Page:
Members of civil society organisations from the region have called for Foreign Direct Investments (FDIs) that truly create the badly needed jobs and meaningfully contribute to development.
The call was made in Kigali yesterday as regional government officials responsible for investment promotion convened for a workshop meant to equip them with knowledge on historical perspectives of investment policy, among others, and how they shape current investment policy dynamics.
The three-day meeting is organised by the Southern and Eastern Africa Trade Information and Negotiations Institute (SEATINI)-Uganda, and Governance for Africa (GFA)-Rwanda, a non-profit with a continental mandate on aspects such as regional integration.
“We will have a conversation around how to make investments work for the people. In the region, there is always talk about investments yet there are no concrete or decent jobs on the ground,” said Jane Nalunga, the country director of SEATINI-Uganda.
“We need to understand how to make investments work for our people. And in order to do what we have to do, we need to understand dynamics at regional and national level.”
Officials acknowledge that investments, especially FDIs, are important for skills development and technology transfer, and play a key role in growing new sectors that require large capital investments but voiced concerns.
Fred Karemera, the investment promotion manager at Rwanda Development Board, said he was looking forward to sharing experiences with counterparts from the region.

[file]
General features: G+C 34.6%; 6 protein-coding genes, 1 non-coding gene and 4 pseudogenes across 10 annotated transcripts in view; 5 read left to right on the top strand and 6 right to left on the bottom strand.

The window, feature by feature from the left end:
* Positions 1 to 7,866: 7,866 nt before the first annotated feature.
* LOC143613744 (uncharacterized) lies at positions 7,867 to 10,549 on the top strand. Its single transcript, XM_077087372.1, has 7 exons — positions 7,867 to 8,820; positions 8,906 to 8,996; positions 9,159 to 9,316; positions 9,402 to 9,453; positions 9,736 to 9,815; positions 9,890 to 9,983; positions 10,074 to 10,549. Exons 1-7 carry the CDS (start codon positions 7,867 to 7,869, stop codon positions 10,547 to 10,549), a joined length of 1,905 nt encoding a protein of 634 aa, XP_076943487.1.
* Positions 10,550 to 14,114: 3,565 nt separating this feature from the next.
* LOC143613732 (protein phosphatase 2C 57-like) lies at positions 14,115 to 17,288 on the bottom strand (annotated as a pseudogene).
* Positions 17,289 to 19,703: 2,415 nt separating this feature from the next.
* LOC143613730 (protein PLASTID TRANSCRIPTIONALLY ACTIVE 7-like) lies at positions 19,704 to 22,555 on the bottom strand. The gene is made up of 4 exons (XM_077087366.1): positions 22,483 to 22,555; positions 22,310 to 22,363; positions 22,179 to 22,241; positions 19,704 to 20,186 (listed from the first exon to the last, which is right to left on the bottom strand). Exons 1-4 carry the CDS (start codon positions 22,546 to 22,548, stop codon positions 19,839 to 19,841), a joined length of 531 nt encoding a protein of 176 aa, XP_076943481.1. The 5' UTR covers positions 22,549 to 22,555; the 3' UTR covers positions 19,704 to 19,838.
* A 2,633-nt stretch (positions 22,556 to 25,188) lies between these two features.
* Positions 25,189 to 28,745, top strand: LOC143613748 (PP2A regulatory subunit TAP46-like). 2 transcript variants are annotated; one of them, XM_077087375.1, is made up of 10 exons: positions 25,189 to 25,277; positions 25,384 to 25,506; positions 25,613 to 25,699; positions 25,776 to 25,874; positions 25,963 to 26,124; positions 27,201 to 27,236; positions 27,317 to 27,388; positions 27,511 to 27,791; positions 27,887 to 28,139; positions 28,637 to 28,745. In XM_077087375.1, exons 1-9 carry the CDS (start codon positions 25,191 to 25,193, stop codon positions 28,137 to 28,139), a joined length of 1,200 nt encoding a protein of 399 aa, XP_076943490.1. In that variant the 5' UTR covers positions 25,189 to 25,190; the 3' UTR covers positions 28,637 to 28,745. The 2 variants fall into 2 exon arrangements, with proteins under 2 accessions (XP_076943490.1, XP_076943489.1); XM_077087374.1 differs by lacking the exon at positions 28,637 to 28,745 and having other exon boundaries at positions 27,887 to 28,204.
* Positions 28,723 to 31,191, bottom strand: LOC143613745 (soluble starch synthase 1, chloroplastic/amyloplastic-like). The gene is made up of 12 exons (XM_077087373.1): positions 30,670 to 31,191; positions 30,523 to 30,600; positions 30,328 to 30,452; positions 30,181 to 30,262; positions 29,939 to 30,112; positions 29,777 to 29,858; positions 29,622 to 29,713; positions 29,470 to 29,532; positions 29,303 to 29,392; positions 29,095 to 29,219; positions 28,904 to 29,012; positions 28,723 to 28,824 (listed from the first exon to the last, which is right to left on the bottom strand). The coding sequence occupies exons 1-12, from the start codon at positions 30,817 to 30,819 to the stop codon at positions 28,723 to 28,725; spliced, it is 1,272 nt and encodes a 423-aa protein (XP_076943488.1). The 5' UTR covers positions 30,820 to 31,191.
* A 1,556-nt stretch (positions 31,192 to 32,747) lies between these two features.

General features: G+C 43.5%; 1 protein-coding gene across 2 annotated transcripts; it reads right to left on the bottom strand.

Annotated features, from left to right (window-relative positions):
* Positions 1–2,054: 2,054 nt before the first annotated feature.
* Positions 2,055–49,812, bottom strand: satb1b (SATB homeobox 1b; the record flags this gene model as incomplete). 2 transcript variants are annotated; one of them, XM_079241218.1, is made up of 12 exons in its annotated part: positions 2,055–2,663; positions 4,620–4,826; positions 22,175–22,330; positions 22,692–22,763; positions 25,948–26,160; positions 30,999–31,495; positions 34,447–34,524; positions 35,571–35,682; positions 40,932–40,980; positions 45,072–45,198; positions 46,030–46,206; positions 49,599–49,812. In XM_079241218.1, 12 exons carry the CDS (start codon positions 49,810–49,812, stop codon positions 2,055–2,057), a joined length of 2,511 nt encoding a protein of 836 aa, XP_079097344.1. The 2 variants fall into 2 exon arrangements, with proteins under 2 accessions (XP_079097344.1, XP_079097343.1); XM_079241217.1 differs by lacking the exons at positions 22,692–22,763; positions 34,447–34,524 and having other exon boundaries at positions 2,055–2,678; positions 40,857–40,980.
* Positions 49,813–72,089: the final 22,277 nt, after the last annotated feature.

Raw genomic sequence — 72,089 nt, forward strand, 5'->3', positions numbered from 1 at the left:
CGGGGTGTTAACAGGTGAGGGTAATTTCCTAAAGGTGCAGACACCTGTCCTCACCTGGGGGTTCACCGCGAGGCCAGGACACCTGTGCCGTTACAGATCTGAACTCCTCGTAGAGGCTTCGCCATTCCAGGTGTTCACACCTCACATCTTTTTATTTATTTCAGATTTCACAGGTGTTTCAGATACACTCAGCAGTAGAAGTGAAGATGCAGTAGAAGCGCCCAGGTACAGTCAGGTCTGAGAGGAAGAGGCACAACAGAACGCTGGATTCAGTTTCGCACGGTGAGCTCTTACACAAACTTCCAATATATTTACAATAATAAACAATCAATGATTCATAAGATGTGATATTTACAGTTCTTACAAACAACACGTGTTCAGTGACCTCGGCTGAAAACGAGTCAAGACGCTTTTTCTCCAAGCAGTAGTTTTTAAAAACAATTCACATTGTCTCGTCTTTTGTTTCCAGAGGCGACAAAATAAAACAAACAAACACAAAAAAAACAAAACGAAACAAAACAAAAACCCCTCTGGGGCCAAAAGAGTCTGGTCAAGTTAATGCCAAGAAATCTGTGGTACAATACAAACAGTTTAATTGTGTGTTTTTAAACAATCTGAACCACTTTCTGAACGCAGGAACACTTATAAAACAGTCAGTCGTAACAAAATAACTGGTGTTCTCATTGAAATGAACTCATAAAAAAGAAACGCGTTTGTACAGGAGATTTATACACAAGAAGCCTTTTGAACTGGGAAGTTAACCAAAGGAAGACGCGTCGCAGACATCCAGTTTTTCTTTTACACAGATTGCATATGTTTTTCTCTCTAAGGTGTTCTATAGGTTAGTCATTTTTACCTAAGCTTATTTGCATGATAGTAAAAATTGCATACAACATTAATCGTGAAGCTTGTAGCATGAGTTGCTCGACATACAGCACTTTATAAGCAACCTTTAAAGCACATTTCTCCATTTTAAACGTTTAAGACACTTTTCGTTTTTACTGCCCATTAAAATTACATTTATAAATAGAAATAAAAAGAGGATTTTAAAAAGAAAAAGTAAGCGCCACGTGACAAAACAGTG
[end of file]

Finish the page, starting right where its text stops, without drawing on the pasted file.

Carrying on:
According to Karemera, much is being done in terms of investment promotion but “one wonders why our results are not showing.”
Among others, Karemera told the meeting, before promoting FDIs, “you should take a good look at how you promote domestic investment.”
“We are looking at how we best make Rwandans play a role in in their country’s development. Then we can, later, look at FDI.”
Globally, a proposal to include investment within the World Trade Organisation (WTO) agreement has been under discussion.
Accordingly, at bilateral and regional levels, investment provisions are being included in trade agreements. These agreements and other investment policy reforms are used to attract FDIs.
On day one of the workshop, discussions put emphasis on provisions that guarantee, among others, investment liberalisation, investor and investment protection, and investment incentives such as tax holidays or exemptions.
While these reforms resulted into greater FDI inflow, it was noted, the region’s level of development has remained undersized.
The World Investment Report 2017 reported that EAC received about $7 billion in FDI in 2016, a figure that is projected to rise in years to come.